London, July 31 : Australia will need to break a host of records if they are to win the fifth and final Ashes Test on day-five, but batting coach Michael Di Venuto is confident his team can do it.
If Australia can reach their victory target of 384 at The Oval it will be the second largest successful fourth innings chase in Ashes history — only behind the Aussies’ effort in 1948 when Sir Donald Bradman led the side to a six-wicket triumph — and the biggest successful chase at the iconic south London ground.
It would also be the eighth largest successful chase in the history of Test cricket and Di Venuto believes the pitch at The Oval remains good for batting and his team are capable of rising to the task by scoring the remaining 249 runs on Monday to clinch a 3-1 series triumph.
“I don’t expect it (the pitch) to deteriorate too much tomorrow,” Di Venuto said at stumps on day four after Australia reached 135/0 at the close with openers Usman Khawaja (69) and David Warner (58) still unbeaten.
“Maybe some turn, but other than that, it’s still very good for batting,” he added.
If successful it will be Australia’s first series win on English soil since 2001 and Di Venuto revealed this factor is proving a major incentive for many of the players.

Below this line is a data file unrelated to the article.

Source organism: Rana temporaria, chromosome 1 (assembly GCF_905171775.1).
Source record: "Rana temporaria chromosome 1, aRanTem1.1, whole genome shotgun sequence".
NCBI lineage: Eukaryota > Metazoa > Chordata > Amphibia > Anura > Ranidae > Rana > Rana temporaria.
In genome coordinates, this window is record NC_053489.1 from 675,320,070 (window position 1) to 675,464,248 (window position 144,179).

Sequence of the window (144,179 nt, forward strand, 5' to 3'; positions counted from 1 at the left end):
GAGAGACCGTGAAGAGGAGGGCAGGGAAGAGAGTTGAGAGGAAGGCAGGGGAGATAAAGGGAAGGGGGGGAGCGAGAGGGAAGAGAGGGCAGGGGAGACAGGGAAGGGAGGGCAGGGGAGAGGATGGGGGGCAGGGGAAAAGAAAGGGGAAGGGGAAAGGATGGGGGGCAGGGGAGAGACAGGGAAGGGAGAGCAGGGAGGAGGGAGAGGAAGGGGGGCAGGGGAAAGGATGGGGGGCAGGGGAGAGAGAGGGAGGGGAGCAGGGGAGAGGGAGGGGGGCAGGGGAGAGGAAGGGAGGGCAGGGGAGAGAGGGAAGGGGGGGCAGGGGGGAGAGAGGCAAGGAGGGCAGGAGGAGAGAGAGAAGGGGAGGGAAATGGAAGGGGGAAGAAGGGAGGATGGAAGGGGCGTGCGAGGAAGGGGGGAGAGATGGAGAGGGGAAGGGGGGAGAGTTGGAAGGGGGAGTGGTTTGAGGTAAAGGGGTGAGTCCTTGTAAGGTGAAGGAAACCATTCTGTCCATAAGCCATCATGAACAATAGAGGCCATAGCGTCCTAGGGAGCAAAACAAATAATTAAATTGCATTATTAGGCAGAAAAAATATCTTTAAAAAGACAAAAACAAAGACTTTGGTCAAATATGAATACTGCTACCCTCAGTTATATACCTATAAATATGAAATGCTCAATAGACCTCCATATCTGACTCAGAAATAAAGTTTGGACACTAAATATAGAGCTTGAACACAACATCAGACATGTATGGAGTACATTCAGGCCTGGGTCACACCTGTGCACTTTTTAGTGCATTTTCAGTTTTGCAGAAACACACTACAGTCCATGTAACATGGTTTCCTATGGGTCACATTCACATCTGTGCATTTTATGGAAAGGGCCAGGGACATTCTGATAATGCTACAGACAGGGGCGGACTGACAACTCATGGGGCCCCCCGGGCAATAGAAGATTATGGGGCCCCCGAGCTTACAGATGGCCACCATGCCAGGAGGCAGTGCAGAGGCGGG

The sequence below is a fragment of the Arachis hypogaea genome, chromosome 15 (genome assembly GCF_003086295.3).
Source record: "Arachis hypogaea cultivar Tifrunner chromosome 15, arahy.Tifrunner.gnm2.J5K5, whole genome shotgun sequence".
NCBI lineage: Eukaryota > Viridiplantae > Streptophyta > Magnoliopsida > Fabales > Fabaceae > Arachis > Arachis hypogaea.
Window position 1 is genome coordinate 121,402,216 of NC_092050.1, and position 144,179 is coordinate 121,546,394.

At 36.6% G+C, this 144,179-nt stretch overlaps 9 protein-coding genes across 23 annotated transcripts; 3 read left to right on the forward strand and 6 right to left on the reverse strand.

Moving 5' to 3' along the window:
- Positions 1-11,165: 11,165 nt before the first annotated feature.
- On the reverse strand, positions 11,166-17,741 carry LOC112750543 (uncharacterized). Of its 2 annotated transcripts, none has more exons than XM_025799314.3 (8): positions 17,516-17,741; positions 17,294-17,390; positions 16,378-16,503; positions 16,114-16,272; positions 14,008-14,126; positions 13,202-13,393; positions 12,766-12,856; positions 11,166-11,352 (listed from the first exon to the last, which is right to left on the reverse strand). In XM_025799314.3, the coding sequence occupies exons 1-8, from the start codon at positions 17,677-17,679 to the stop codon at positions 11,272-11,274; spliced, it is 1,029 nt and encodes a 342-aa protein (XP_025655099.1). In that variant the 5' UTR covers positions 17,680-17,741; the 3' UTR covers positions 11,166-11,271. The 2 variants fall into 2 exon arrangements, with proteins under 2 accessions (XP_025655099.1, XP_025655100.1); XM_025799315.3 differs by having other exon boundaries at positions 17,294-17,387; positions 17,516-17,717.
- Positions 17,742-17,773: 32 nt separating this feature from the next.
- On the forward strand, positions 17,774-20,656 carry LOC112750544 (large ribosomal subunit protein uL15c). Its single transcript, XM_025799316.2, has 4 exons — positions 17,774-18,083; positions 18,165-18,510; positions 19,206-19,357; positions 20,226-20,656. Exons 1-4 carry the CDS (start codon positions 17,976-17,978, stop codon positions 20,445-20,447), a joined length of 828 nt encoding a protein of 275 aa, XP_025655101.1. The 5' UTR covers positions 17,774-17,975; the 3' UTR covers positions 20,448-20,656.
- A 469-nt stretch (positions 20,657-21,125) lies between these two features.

“There are a lot of guys who have been on Ashes series over here in the past and haven’t managed to win. Twenty (22) years is a long time,” he said.
“We’re in a great position for some of the boys to get that on their resume. We’re all pretty keen to score those runs tomorrow,” he added.
Australia’s task will be easier with first-choice England spinner Moeen Ali still battling a groin injury he picked up while batting on the opening day of the match.
On the other hand, pace spearhead Mark Wood also appears slightly below his best and Di Venuto has urged Australia’s batters to remain patient as they attempt to haul in the winning score.
“This morning when we got our target we knew we had a long time to bat to score those runs,” Di Venuto said.
“We knew potentially there was going to be a lot of overs being bowled at us. Certainly part of that plan is to get them to keep coming back and bowling more overs. We’ll score as quick as they let us score. If they keep bowling well, we’ll try and get through their good stuff,” he added.
England will be hoping for another herculean effort from Stuart Broad on his final day of Test cricket and batting coach Marcus Trescothick is eyeing off a perfect ending for the retiring pacer.
“If there was one more fairytale left, it would be ideal if it was Stuart’s last five-for,” Trescothick noted.
“One to win or two to win and he runs in and gets his last five-fer… something like that would be brilliant wouldn’t it? We don’t quite see the fairytales that we want to see at times, but it would be lovely to dream of it,” he added.
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